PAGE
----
Manchester—Is the United Kingdom ready for its first Jewish Prime Minister? The last time  Labour held its annual Conference in this northern metropolis the question would have seemed not just parochial but preposterous. I remember watching Former Nation intern Ed Miliband looking distinctly uncomfortable at a Labour Friends of Israel reception just a few days after his come-from-behind 2010 victory as party leader. Despite the kvelling , there was still a palpable reluctance to embrace this newly-anointed Jacob so soon after he’d elbowed aside brother David’s embittered Esau. But then the whole Labour party seemed too consumed by internal anguish to notice that behind the mask of coalition and compromise the Conservatives were pushing forward an aggressive program of cuts and privatization that no one had voted for.
Part of the problem was that during a disastrous election campaign Labour, too, had embraced a version of the austerity narrative that became the coalition government’s founding myth. For months after their defeat Labour remained too obsessed with fiscal rectitude—and fratricidal drama—to offer any real alternatives.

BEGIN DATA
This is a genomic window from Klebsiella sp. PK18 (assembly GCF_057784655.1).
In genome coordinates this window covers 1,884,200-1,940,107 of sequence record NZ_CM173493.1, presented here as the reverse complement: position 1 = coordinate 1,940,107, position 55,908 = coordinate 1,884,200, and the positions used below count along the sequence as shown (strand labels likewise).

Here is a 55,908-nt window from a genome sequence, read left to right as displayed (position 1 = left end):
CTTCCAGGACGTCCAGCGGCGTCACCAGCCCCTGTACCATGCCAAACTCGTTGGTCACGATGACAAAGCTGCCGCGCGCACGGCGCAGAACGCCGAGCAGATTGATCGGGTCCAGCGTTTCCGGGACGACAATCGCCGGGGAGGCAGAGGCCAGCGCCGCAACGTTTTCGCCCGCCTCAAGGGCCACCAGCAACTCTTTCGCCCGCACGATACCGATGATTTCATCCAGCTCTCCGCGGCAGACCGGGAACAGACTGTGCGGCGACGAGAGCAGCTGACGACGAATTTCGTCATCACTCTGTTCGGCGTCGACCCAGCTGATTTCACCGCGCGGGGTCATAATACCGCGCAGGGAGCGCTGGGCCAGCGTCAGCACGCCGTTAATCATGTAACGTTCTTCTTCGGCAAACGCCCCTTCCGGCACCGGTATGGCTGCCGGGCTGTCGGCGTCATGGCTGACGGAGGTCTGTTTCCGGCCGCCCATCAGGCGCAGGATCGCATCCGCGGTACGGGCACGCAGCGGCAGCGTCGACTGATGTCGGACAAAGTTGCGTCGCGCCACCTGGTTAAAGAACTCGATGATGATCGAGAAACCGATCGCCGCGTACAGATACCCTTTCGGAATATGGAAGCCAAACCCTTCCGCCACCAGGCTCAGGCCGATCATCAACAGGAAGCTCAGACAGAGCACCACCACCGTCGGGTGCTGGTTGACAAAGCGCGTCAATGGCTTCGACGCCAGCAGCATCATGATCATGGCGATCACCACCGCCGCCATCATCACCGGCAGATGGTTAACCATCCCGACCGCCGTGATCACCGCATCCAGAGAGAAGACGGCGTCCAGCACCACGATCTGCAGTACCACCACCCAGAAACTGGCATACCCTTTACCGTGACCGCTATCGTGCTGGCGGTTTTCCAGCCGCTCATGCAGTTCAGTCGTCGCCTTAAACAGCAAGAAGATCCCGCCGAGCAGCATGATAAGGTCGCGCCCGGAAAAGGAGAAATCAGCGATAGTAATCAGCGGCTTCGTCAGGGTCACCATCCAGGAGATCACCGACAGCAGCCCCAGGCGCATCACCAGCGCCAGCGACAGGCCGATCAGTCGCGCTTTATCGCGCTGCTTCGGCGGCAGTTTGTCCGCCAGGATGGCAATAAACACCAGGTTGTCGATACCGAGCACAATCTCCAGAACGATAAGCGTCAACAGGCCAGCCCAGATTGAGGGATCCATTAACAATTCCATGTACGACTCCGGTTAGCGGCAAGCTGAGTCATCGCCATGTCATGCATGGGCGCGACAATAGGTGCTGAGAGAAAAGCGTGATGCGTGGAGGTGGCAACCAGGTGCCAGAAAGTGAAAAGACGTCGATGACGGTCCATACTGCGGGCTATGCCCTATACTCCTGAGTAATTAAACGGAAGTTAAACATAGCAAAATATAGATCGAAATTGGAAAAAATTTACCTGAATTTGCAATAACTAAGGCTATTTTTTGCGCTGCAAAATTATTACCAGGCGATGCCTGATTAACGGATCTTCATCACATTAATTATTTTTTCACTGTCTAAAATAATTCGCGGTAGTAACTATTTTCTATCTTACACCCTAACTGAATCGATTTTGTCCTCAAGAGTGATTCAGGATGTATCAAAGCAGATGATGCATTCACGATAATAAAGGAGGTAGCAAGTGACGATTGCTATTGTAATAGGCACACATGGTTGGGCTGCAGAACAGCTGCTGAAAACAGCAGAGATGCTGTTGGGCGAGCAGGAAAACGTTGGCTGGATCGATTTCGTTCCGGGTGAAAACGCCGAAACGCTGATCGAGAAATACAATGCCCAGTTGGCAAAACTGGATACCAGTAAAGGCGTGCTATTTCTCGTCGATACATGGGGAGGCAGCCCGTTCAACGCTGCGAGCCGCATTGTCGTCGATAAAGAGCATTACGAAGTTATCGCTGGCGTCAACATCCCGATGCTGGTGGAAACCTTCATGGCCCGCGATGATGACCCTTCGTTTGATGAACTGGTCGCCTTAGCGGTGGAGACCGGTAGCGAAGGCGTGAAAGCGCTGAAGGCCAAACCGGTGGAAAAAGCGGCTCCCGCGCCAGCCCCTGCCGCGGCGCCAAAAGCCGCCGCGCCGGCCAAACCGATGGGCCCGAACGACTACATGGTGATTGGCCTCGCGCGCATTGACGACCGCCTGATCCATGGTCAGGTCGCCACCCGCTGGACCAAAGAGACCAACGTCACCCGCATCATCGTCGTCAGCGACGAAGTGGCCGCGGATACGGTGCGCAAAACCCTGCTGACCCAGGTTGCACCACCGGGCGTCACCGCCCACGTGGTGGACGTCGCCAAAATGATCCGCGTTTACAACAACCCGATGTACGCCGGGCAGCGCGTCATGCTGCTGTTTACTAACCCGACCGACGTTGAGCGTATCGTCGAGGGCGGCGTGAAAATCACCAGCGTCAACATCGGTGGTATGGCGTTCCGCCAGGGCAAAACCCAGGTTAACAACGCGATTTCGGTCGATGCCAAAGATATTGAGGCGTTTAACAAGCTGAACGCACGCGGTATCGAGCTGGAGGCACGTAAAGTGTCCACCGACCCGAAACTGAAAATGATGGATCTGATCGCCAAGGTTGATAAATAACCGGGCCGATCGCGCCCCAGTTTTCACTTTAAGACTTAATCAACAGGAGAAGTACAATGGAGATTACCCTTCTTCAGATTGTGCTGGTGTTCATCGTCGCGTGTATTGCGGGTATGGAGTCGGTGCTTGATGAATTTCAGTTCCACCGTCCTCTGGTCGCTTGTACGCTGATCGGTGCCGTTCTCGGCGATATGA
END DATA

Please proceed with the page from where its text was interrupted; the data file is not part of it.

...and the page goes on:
All of which made this year’s Conference seem like Ed Miliband’s coming out party. Although never one to deny his heritage, Miliband is a thoroughly secular Jew. But having decided to use his leader’s speech  this year to tell the nation “Who I am. What I believe. And why I have a deep conviction that together we can change this country,” he needed to get up close and personal, outing himself not just as a Jew, but as the son of immigrants—even an unabashed intellectual.
Speaking without notes or teleprompter, Miliband told the delegates he was “a person of faith, not a religious faith but a faith nonetheless”—going on to use the f-word a total of 12 times in his remarks. The only concept that got more of an airing was a piece of deft borrowing from another speech in Manchester, given 140 years earlier by Benjamin Disraeli, in which the leader of the Conservative Party called for a “One Nation ” Toryism.
In tracing a line from Disraeli, the Victorian Prime minister whose Reform Act gave British working men the vote, through the victory over fascism in the Second World War to the postwar Labour government of Clement Atlee, which created the National Health Service and the modern welfare state, Miliband was doing more than just stealing the clothes of David Cameron’s now discarded compassionate conservatism. By reminding his own party of their duty to build a country “where prosperity is fairly shared” he finally put a stake through the heart of New Labour. Yet in reaching across the aisle to Disraeli he also rejected the narrow tribalism of those who yearn for a return to old Labour.